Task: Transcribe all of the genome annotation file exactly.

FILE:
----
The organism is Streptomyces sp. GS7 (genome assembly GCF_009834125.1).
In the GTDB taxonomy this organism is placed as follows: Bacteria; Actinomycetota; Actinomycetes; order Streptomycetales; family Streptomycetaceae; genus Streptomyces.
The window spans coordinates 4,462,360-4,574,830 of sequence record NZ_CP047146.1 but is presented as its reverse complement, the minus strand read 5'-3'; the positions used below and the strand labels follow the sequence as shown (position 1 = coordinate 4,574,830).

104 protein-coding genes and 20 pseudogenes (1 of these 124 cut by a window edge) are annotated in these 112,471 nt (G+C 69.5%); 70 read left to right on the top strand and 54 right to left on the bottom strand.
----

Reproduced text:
The organism is Streptomyces sp. GS7 (genome assembly GCF_009834125.1).
In the GTDB taxonomy this organism is placed as follows: Bacteria; Actinomycetota; Actinomycetes; order Streptomycetales; family Streptomycetaceae; genus Streptomyces.
The window spans coordinates 4,462,360-4,574,830 of sequence record NZ_CP047146.1 but is presented as its reverse complement, the minus strand read 5'-3'; the positions used below and the strand labels follow the sequence as shown (position 1 = coordinate 4,574,830).

104 protein-coding genes and 20 pseudogenes (1 of these 124 cut by a window edge) are annotated in these 112,471 nt (G+C 69.5%); 70 read left to right on the top strand and 54 right to left on the bottom strand.